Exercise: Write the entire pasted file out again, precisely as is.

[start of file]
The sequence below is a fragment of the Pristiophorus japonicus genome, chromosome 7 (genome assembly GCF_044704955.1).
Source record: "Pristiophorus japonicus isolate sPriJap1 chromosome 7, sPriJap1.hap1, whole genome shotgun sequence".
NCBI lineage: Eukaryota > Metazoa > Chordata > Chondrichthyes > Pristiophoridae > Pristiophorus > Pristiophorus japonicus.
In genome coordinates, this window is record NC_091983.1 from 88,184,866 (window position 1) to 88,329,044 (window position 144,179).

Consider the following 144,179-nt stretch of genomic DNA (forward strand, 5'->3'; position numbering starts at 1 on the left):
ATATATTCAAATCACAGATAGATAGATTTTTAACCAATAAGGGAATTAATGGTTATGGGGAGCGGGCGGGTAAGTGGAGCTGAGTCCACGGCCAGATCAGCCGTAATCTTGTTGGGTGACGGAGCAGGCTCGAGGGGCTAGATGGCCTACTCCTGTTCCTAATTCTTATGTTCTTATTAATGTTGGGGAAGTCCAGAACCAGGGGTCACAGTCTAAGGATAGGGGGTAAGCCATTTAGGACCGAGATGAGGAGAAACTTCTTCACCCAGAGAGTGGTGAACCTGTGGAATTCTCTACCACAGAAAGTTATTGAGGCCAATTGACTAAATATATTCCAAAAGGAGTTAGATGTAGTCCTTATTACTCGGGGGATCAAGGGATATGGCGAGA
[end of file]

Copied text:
The sequence below is a fragment of the Pristiophorus japonicus genome, chromosome 7 (genome assembly GCF_044704955.1).
Source record: "Pristiophorus japonicus isolate sPriJap1 chromosome 7, sPriJap1.hap1, whole genome shotgun sequence".
NCBI lineage: Eukaryota > Metazoa > Chordata > Chondrichthyes > Pristiophoridae > Pristiophorus > Pristiophorus japonicus.
In genome coordinates, this window is record NC_091983.1 from 88,184,866 (window position 1) to 88,329,044 (window position 144,179).

Consider the following 144,179-nt stretch of genomic DNA (forward strand, 5'->3'; position numbering starts at 1 on the left):
ATATATTCAAATCACAGATAGATAGATTTTTAACCAATAAGGGAATTAATGGTTATGGGGAGCGGGCGGGTAAGTGGAGCTGAGTCCACGGCCAGATCAGCCGTAATCTTGTTGGGTGACGGAGCAGGCTCGAGGGGCTAGATGGCCTACTCCTGTTCCTAATTCTTATGTTCTTATTAATGTTGGGGAAGTCCAGAACCAGGGGTCACAGTCTAAGGATAGGGGGTAAGCCATTTAGGACCGAGATGAGGAGAAACTTCTTCACCCAGAGAGTGGTGAACCTGTGGAATTCTCTACCACAGAAAGTTATTGAGGCCAATTGACTAAATATATTCCAAAAGGAGTTAGATGTAGTCCTTATTACTCGGGGGATCAAGGGATATGGCGAGA